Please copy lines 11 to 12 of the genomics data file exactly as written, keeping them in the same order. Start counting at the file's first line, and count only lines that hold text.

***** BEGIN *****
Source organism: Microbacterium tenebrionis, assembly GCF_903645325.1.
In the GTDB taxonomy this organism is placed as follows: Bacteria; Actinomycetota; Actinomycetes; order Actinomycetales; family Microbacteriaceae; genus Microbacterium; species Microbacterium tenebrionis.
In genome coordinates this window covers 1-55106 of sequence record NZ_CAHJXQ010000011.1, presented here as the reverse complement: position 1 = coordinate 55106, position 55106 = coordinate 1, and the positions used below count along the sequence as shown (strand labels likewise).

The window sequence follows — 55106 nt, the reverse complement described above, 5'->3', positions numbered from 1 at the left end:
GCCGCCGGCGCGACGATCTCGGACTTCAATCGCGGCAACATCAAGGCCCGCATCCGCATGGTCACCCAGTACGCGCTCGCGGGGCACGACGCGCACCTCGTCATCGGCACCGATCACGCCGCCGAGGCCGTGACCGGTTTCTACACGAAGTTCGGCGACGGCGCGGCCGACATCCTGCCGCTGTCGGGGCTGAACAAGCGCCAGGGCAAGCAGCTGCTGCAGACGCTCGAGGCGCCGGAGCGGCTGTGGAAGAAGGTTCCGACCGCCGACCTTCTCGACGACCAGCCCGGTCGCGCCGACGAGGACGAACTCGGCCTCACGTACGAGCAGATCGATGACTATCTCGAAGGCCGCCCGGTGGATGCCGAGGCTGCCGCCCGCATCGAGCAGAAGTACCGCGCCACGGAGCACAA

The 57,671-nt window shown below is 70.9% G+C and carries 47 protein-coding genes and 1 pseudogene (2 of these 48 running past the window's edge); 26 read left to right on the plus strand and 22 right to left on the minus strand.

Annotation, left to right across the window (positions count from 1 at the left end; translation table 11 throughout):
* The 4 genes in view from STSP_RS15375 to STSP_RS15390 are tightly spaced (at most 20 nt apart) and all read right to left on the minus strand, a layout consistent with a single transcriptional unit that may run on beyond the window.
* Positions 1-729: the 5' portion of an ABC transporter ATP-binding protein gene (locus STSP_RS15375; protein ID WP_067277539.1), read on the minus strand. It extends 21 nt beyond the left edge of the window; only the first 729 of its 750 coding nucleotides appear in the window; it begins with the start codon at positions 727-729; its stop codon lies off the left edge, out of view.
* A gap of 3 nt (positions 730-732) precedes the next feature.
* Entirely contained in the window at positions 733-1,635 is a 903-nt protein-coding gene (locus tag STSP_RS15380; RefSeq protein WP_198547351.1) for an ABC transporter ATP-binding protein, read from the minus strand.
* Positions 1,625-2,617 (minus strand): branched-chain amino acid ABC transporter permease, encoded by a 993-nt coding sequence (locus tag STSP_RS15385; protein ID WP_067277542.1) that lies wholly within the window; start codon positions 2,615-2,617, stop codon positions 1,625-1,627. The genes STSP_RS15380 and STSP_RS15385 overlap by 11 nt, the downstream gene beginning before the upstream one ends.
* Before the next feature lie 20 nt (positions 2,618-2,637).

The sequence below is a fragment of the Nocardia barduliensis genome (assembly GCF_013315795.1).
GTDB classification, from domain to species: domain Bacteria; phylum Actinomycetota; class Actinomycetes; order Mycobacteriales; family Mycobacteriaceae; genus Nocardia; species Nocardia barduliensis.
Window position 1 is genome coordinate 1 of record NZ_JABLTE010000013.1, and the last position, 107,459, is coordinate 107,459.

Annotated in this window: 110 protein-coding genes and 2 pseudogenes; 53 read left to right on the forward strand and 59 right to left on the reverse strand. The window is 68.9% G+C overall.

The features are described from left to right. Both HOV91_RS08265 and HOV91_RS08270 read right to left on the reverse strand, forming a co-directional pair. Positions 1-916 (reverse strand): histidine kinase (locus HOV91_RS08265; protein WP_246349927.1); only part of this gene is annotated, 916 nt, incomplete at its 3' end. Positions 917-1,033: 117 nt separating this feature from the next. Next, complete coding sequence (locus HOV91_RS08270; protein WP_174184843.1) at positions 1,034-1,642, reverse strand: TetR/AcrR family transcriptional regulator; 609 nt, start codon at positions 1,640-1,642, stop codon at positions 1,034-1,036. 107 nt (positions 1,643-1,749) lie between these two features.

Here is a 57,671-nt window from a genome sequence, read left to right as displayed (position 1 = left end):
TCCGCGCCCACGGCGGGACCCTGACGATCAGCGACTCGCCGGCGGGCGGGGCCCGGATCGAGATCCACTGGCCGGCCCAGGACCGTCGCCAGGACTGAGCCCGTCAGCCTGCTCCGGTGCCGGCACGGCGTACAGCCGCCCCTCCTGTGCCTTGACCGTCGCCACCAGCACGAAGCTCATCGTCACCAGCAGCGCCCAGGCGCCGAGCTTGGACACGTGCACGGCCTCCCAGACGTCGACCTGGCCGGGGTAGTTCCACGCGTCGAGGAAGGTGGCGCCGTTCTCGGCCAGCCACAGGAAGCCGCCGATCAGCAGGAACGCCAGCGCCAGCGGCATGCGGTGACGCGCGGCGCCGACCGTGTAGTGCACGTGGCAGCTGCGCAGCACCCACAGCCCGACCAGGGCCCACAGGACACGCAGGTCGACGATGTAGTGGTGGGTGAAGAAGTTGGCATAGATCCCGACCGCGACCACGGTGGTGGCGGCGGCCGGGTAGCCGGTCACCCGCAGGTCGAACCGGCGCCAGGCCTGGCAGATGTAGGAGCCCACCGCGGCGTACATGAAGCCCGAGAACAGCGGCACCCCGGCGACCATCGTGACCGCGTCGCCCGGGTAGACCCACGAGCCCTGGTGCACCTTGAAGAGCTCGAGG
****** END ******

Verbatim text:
* Entirely contained in the window at positions 733-1,635 is a 903-nt protein-coding gene (locus tag STSP_RS15380; RefSeq protein WP_198547351.1) for an ABC transporter ATP-binding protein, read from the minus strand.
* Positions 1,625-2,617 (minus strand): branched-chain amino acid ABC transporter permease, encoded by a 993-nt coding sequence (locus tag STSP_RS15385; protein ID WP_067277542.1) that lies wholly within the window; start codon positions 2,615-2,617, stop codon positions 1,625-1,627. The genes STSP_RS15380 and STSP_RS15385 overlap by 11 nt, the downstream gene beginning before the upstream one ends.